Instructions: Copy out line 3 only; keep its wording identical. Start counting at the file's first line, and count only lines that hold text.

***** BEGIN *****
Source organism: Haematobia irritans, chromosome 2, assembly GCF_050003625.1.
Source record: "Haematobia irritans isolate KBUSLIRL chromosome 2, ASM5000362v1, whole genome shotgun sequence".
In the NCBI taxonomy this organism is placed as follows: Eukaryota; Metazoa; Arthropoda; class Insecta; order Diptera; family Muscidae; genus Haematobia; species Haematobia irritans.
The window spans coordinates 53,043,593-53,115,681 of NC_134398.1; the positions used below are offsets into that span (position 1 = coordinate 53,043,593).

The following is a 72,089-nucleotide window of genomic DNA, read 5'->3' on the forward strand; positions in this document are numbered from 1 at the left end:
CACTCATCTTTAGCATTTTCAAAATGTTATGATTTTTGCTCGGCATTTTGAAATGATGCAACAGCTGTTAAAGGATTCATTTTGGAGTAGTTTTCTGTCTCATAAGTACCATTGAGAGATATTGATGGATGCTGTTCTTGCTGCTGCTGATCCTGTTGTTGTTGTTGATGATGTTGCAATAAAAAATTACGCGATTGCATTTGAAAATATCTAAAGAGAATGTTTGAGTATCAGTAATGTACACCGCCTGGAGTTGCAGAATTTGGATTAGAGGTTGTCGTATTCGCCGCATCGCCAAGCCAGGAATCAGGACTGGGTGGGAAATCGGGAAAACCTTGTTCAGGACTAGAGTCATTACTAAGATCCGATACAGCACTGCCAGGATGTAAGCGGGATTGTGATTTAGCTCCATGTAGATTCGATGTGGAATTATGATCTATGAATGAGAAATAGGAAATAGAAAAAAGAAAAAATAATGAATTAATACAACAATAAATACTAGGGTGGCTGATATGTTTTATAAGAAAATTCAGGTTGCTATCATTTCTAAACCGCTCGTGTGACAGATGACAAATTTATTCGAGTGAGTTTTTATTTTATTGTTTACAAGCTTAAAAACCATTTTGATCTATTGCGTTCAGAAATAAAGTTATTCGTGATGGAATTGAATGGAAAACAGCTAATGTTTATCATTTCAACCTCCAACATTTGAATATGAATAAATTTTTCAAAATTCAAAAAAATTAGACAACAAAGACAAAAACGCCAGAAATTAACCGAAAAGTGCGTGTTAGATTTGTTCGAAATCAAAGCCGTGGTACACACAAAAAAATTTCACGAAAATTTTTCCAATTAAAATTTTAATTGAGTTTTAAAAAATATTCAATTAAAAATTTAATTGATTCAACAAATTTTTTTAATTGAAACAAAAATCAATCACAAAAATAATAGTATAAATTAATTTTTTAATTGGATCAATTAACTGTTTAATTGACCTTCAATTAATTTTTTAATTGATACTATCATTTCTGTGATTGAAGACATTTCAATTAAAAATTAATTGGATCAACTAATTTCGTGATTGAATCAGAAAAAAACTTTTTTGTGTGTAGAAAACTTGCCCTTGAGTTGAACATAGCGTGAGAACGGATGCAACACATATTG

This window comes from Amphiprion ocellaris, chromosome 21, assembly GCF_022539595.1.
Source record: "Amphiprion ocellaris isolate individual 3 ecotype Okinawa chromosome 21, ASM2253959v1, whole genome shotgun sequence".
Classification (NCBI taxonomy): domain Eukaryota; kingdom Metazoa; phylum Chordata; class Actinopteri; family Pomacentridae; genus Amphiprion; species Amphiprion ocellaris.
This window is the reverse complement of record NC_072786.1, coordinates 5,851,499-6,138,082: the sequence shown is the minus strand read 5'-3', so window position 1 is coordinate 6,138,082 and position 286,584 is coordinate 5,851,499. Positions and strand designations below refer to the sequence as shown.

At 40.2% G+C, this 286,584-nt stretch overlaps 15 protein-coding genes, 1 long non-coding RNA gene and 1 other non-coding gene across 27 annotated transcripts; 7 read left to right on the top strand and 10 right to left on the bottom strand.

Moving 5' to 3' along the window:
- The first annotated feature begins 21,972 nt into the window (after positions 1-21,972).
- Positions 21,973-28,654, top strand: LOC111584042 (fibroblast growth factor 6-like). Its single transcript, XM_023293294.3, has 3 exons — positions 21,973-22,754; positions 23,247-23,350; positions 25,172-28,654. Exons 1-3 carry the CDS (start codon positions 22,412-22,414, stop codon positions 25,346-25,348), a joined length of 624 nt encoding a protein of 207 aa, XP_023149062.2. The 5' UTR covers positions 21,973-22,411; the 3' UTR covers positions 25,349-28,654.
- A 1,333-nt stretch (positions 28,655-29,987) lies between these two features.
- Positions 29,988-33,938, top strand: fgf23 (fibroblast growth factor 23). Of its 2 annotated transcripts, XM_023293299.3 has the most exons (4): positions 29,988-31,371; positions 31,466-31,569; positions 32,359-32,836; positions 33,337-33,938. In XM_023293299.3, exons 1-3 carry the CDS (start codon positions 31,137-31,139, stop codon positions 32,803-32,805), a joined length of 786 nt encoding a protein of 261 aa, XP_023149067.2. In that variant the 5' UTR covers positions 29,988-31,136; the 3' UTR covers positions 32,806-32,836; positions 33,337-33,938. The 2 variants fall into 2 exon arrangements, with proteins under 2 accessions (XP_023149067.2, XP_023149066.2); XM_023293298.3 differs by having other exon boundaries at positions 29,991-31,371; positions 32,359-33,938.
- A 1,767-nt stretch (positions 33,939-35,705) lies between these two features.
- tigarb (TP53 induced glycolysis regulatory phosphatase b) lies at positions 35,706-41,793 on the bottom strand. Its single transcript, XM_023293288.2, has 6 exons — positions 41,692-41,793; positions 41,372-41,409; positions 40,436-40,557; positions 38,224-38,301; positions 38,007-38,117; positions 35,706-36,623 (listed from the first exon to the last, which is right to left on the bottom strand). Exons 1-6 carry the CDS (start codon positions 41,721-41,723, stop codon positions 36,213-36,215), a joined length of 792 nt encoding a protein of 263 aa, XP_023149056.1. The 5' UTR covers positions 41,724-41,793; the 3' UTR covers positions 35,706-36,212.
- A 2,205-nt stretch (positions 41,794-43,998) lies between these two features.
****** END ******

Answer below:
In the NCBI taxonomy this organism is placed as follows: Eukaryota; Metazoa; Arthropoda; class Insecta; order Diptera; family Muscidae; genus Haematobia; species Haematobia irritans.